Scholarly article on topic 'Chondrocyte and mesenchymal stem cell-based therapies for cartilage repair in osteoarthritis and related orthopaedic conditions'

Chondrocyte and mesenchymal stem cell-based therapies for cartilage repair in osteoarthritis and related orthopaedic conditions Academic research paper on "Clinical medicine"

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{Osteoarthritis / "Cartilage repair" / Chondrocyte / "Autologous chondrocyte implantation (ACI)" / "Mesenchymal stem cell"}

Abstract of research paper on Clinical medicine, author of scientific article — Ali Mobasheri, Gauthaman Kalamegam, Giuseppe Musumeci, Mark E. Batt

Abstract Osteoarthritis (OA) represents a final and common pathway for all major traumatic insults to synovial joints. OA is the most common form of degenerative joint disease and a major cause of pain and disability. Despite the global increase in the incidence of OA, there are no effective pharmacotherapies capable of restoring the original structure and function of damaged articular cartilage. Consequently cell-based and biological therapies for osteoarthritis (OA) and related orthopaedic disorders have become thriving areas of research and development. Autologous chondrocyte implantation (ACI) has been used for treatment of osteoarticular lesions for over two decades. Although chondrocyte-based therapy has the capacity to slow down the progression of OA and delay partial or total joint replacement surgery, currently used procedures are associated with the risk of serious adverse events. Complications of ACI include hypertrophy, disturbed fusion, delamination, and graft failure. Therefore there is significant interest in improving the success rate of ACI by improving surgical techniques and preserving the phenotype of the primary chondrocytes used in the procedure. Future tissue-engineering approaches for cartilage repair will also benefit from advances in chondrocyte-based repair strategies. This review article focuses on the structure and function of articular cartilage and the pathogenesis of OA in the context of the rising global burden of musculoskeletal disease. We explore the challenges associated with cartilage repair and regeneration using cell-based therapies that use chondrocytes and mesenchymal stem cells (MSCs). This paper also explores common misconceptions associated with cell-based therapy and highlights a few areas for future investigation.

Academic research paper on topic "Chondrocyte and mesenchymal stem cell-based therapies for cartilage repair in osteoarthritis and related orthopaedic conditions"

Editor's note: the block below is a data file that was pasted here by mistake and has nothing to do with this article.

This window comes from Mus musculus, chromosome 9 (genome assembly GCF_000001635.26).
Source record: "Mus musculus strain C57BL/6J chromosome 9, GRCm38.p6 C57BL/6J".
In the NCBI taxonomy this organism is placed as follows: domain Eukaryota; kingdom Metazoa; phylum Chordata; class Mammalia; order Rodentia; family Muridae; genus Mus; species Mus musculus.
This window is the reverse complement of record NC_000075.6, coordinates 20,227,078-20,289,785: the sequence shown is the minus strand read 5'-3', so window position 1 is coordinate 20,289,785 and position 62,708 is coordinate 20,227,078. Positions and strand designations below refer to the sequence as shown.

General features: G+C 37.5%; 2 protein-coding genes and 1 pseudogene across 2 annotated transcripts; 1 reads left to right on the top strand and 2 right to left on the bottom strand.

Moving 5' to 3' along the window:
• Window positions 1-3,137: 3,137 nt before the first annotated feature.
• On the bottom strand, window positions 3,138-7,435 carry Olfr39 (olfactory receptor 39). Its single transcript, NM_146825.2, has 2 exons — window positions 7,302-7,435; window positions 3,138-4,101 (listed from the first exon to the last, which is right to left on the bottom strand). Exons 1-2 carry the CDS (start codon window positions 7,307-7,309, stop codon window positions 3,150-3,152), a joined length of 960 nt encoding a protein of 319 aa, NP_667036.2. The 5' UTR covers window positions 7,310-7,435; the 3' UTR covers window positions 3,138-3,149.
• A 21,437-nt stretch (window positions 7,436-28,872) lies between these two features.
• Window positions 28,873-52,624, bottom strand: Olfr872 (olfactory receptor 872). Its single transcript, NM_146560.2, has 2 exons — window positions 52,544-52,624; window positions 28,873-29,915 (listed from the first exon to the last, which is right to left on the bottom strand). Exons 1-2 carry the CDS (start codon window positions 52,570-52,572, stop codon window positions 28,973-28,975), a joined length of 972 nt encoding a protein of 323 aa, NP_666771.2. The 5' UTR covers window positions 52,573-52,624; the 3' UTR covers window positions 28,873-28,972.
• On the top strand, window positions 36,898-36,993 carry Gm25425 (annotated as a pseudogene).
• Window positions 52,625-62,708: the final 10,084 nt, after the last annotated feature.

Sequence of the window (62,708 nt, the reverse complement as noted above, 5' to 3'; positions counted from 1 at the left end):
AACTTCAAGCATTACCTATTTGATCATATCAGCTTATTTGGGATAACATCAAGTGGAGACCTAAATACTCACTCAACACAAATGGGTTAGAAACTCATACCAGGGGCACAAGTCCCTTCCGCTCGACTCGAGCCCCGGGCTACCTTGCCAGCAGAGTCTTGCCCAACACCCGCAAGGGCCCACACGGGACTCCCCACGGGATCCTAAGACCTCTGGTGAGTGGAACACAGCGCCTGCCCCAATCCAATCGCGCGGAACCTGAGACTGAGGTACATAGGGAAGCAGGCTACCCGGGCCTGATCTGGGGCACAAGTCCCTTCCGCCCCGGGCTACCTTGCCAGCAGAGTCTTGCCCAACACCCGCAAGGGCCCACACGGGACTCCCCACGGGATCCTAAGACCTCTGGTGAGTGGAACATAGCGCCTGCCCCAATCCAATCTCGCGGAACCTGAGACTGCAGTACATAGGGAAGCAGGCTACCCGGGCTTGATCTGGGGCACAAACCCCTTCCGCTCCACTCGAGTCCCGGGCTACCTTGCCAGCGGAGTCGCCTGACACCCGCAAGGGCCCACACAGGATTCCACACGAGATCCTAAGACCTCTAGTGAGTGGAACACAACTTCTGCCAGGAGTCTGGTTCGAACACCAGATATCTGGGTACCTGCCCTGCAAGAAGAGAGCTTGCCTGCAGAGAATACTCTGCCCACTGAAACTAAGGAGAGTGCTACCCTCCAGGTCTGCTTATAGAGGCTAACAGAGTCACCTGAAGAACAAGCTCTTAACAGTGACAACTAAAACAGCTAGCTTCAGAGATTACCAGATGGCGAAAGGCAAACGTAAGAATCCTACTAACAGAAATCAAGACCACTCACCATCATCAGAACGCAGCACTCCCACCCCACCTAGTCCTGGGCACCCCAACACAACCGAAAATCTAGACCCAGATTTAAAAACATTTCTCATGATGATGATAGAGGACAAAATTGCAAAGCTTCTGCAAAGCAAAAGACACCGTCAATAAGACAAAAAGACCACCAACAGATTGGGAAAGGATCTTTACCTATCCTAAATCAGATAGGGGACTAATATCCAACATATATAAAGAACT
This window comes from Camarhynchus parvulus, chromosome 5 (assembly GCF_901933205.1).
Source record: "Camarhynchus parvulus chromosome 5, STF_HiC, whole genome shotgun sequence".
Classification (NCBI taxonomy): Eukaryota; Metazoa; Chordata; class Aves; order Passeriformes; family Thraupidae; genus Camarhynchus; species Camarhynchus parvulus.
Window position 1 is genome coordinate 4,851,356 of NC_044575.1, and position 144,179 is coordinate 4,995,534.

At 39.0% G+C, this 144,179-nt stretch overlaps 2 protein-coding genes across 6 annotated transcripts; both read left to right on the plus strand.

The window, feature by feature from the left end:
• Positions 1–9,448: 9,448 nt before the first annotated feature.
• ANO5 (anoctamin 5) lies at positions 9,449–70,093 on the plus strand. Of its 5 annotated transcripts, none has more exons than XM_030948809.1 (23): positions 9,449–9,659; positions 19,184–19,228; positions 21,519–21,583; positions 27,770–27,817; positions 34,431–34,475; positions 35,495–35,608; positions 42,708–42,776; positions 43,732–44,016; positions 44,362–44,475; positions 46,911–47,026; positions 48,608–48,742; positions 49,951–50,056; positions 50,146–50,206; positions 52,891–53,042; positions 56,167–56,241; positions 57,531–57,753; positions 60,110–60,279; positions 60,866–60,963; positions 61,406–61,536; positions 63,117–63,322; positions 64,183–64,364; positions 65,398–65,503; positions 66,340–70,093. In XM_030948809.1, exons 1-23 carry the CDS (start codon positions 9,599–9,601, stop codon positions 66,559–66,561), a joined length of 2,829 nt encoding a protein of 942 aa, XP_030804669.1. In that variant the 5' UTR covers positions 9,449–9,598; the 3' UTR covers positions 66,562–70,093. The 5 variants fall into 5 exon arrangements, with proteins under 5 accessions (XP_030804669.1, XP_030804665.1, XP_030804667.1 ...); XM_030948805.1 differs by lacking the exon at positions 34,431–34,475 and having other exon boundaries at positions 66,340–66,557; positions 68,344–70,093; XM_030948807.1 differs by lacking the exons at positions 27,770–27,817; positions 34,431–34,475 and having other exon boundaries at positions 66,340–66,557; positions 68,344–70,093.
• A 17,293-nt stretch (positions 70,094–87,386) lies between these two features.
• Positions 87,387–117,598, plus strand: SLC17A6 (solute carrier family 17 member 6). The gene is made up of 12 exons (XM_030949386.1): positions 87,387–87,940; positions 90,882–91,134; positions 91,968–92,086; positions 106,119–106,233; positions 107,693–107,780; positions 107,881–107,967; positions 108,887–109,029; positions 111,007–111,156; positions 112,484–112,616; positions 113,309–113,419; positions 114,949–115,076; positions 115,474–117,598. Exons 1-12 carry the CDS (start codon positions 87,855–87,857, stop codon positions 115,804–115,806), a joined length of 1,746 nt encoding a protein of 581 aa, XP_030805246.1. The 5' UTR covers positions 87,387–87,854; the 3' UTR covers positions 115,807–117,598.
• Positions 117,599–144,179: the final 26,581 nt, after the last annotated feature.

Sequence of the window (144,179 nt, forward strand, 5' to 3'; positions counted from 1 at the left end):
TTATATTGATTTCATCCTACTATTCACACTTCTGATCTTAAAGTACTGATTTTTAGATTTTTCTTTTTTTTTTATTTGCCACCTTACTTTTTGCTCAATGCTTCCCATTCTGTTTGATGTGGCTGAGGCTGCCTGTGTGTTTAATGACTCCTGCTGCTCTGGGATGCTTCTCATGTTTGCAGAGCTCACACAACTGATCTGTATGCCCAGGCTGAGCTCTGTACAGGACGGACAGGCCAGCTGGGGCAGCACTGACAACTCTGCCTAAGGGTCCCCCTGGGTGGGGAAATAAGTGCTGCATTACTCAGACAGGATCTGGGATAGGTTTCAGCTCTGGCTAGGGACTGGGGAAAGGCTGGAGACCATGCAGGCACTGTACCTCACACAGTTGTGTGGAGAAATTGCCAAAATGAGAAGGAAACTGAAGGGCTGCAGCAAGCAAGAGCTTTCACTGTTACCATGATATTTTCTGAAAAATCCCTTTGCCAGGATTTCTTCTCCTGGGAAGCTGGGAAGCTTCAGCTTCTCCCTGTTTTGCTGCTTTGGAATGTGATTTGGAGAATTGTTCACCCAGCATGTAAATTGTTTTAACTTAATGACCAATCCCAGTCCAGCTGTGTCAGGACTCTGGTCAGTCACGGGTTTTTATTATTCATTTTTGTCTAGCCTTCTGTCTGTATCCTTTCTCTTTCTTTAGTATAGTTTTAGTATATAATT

«j^^H ARTICLE IN PRESS

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§ 1 18S1 Contents lists available at ScienceDirect

JfS ; Maturitas

ELSEVIER journal homepagewww.elsevier.com/locate/maturitas

1 Review

2 Chondrocyte and mesenchymal stem cell-based therapies for

3 cartilage repair in osteoarthritis and related orthopaedic conditions

4 qi Ali Mobasheria b'c'd e'*, Kalamegam Gauthamane, Giuseppe Musumecif, Mark E. Battb g

5 a The D-BOARD European Consortium for Biomarker Discovery, Faculty of Health and Medical Sciences, University of Surrey, Duke of Kent Building,

6 Guildford, Surrey GU2 7XH, United Kingdom1

7 b Arthritis Research UK Centre for Sport, Exercise and Osteoarthritis, Nottingham University Hospitals, Nottingham NG72UH, United Kingdom

8 c Arthritis Research UK Pain Centre, The University of Nottingham, Queen's Medical Centre, Nottingham NG72UH, United Kingdom

9 d Medical Research Council and Arthritis Research UK Centre for Musculoskeletal Ageing Research, The University of Nottingham, Queen's Medical Centre,

10 Nottingham NG7 2UH, United Kingdom

11 e Center of Excellence in Genomic Medicine Research (CEGMR), KingFahd Medical Research Center (KFMRC), King AbdulAziz University, Jeddah 21589,

12 Saudi Arabia

13 f Department of Bio-medical Sciences, Human Anatomy and Histology Section, School of Medicine, University of Catania, ViaS. Sofia 87, Catania 95125, Italy

14 g Centre for Sports Medicine, West Block C Floor, Queen's Medical Centre, Nottingham University Hospitals, Nottingham NG72UH, United Kingdom

ARTICLE INFO

ABSTRACT

Article history: Received 15 April 2014 Accepted 23 April 2014 Available online xxx

23 Keywords:

24 Osteoarthritis

25 Cartilage

26 Cartilage repair

27 Chondrocyte

28 Biological therapy

29 Cell therapy